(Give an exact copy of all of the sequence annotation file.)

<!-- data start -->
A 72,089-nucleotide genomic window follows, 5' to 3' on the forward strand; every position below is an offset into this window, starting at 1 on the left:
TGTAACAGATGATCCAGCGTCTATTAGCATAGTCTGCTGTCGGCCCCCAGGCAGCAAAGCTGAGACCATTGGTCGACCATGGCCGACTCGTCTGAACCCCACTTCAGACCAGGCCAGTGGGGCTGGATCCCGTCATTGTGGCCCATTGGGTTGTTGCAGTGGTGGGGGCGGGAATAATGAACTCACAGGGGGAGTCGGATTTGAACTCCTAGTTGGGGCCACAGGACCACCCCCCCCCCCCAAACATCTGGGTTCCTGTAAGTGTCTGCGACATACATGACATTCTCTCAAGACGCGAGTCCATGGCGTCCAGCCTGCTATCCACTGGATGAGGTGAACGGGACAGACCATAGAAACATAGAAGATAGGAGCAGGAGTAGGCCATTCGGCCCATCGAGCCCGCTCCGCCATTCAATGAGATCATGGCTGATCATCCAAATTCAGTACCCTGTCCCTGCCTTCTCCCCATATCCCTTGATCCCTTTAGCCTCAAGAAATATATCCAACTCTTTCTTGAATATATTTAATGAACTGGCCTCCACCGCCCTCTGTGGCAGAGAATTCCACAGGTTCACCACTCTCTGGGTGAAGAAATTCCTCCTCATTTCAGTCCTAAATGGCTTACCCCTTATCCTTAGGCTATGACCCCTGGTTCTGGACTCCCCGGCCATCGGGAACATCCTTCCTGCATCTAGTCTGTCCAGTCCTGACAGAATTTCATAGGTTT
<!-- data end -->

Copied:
A 72,089-nucleotide genomic window follows, 5' to 3' on the forward strand; every position below is an offset into this window, starting at 1 on the left:
TGTAACAGATGATCCAGCGTCTATTAGCATAGTCTGCTGTCGGCCCCCAGGCAGCAAAGCTGAGACCATTGGTCGACCATGGCCGACTCGTCTGAACCCCACTTCAGACCAGGCCAGTGGGGCTGGATCCCGTCATTGTGGCCCATTGGGTTGTTGCAGTGGTGGGGGCGGGAATAATGAACTCACAGGGGGAGTCGGATTTGAACTCCTAGTTGGGGCCACAGGACCACCCCCCCCCCCCAAACATCTGGGTTCCTGTAAGTGTCTGCGACATACATGACATTCTCTCAAGACGCGAGTCCATGGCGTCCAGCCTGCTATCCACTGGATGAGGTGAACGGGACAGACCATAGAAACATAGAAGATAGGAGCAGGAGTAGGCCATTCGGCCCATCGAGCCCGCTCCGCCATTCAATGAGATCATGGCTGATCATCCAAATTCAGTACCCTGTCCCTGCCTTCTCCCCATATCCCTTGATCCCTTTAGCCTCAAGAAATATATCCAACTCTTTCTTGAATATATTTAATGAACTGGCCTCCACCGCCCTCTGTGGCAGAGAATTCCACAGGTTCACCACTCTCTGGGTGAAGAAATTCCTCCTCATTTCAGTCCTAAATGGCTTACCCCTTATCCTTAGGCTATGACCCCTGGTTCTGGACTCCCCGGCCATCGGGAACATCCTTCCTGCATCTAGTCTGTCCAGTCCTGACAGAATTTCATAGGTTT